Making our Communities Safer by Planting Trees: How Trees Reduce Violence and Bring us Together
Not only do urban trees and plants make our environments healthier places to live, they also make those of us living in cities happier, safer, and more connected to our environments and to one another. The “Tree People” have put together a list of the Top 22 Benefits of Trees, including that trees clean the air, cool city streets by reducing the heat island effect, and even reduce violence in our local communities.
What they found was very inspiring. Buildings with high levels of greenery nearby had “48 percent fewer property crimes and 56 percent fewer violent crimes." Even areas with just a few trees or plants nearby were correlated with lower crime rates than areas in the development with no vegetation. They also found that residents living near green areas reported feeling stronger connections to their community, better relationships with their neighbors, and feeling safer in their everyday lives.
[If you’d like to read more about this particular case, ACTrees has described the study in more detail HERE. If you’d like additional information on the study, you can download the scientific articles HERE]
Just a few trees or plants can have a massive impact on the health, happiness, and safety of a community. With just a little effort, we can make a difference. Here are a few links to various organizations if you’d like to get started planting trees and changing lives:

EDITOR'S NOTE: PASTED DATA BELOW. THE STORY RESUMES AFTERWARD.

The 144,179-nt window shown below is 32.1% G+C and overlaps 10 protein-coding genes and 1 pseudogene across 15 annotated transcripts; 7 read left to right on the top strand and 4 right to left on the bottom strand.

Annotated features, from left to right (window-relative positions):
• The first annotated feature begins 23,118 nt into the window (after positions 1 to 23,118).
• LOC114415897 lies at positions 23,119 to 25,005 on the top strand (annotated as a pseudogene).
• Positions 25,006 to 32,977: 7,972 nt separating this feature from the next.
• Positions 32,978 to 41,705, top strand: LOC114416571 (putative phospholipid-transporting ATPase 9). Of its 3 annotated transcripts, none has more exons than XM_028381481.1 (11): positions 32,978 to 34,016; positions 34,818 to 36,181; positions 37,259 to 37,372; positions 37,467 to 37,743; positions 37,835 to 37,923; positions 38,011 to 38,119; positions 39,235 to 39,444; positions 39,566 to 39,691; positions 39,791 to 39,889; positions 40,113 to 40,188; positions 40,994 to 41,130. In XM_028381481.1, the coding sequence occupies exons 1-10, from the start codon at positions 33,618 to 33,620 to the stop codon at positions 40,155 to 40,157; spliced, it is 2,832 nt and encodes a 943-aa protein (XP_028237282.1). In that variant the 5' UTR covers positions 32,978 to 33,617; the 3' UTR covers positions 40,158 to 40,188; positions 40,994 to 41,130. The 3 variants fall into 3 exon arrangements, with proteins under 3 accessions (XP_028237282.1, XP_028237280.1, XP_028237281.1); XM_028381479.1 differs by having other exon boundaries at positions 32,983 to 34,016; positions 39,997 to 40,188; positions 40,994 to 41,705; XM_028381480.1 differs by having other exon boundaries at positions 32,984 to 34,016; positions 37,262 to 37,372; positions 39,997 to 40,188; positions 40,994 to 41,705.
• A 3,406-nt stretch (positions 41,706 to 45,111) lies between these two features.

Also, since this post was a little on the serious side, here is a little “tree identification” quiz, just for fun. Click HERE to quiz yourself on types of trees.
|An urban sidewalk lined with trees|
That’s right. Trees can actually make us safer. “Robert Taylor Homes” in Chicago was, at one time, the world’s largest public housing development. As you might expect, most of the areas between these buildings consisted of concrete and asphalt; however, there did exist small pockets of trees in certain areas in the development.
In 2001, Researchers from the University of Illinois conducted research to find out how the Robert Taylor Homes residents’ contact with trees was affecting their overall well-being and safety.
|Chicago’s Robert Taylor Homes public housing development|
|A "Tree Diagram" showing some of the results of the study in Chicago|
ACTrees Homepage: http://actrees.org
Trees for the Future Homepage: http://www.treesforthefuture.org/
Arbor Day Foundation Homepage: https://www.arborday.org/index.cfm